One of things I used to enjoy (and still secretly enjoy) was reading comic books. Superman, Batman, Spiderman, X-Men,

Dr. Strange, the Hulk, were all friends to my imagination. In my lifetime, these imagined heroes sprung from paper to the big screen and became modernized to fit the active and instant-to-instant attention span of young people around the continent. I on the other hand, had the ability to use my overactive imagination to fill in the motions of Spiderman and mull over the primitive graphics that 1 was so fond of. Today, you have to see the movie several times in order to fully benefit from the intensive action scenes which last mere seconds or else wait for the DVD/video to come out to be able to play back missed scenes in slow motion several months down the line. Aggravating, isn’t it?

About a decade ago, an attempt was made to create a comic book hero out of the escapades of Chakabash (our man on the moon), in three languages no less. I saw the impressive graphics and marveled at the many adventures our own hero had, way back when man could communicate with animals and mysticism was commonplace. The most insidious type of villain known to mankind brought down our intrepid hero and he never did get to reach our home in time to save us from cultural diminishment. Yup, he was brought down by infighting, legalities and ownership, all wiles used by mercenary legal beagles, who play both sides until one side admits defeat. Somehow, as a result of this vicious melee, Chakabash became a prisoner of the corporate system and is probably languishing away in some file cabinet, awaiting the day his true owners come to his rescue.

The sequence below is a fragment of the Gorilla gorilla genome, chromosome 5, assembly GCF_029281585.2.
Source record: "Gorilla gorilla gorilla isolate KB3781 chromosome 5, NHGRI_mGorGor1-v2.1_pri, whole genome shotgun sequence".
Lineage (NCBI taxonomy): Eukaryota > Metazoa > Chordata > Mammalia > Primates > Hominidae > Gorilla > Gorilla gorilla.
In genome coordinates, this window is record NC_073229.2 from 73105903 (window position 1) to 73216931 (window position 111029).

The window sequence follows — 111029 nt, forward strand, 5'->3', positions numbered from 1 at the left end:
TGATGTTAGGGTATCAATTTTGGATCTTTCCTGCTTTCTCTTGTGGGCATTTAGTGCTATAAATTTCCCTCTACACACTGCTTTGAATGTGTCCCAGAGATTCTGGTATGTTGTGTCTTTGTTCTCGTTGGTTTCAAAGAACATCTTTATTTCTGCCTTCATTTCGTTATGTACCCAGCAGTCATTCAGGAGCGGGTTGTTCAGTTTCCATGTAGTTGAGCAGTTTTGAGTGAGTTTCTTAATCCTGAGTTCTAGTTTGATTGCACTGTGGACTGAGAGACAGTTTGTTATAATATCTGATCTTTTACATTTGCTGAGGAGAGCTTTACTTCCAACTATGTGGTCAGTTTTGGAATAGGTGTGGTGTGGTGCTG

Our Inuit counterparts, however, have had their share of superheroes in comic book format and even on television! He was called Super Shamu and he had some amazing abilities. He could hear children whispering in the dark shadows of an abandoned building, planning to sniff gasoline and he could come up with the most virtuous sayings to prevent children and their parents from doing wrong. In fact, he looked somewhat like somebody I see every morning in the mirror. So that is what a superhero ought to look like! That makes my day! In many ways, our people do not have any imaginary superheroes to rescue them when they are in trouble, or cannot make a right decision at the right time. We do not have comic book characters that have super powers to fight the evil ones who usurp our culture and humanity. We don’t even have our dose of Chakabash heroism on a regular basis, so whom do we look up to in times of need?

If you know of anyone who has ordinary powers and who does extraordinary feats of strength of character and is a positive role model, look up to them and face them directly. Study them to see if you have those hidden qualities that turn your average John or Jane Doe into your friendly neighborhood superhero and join the legion of aboriginal heroes! You don’t need a telephone booth (that is so passé) or even a cell phone to change into your guise, just be yourself and help others in their times of need. Be a hero…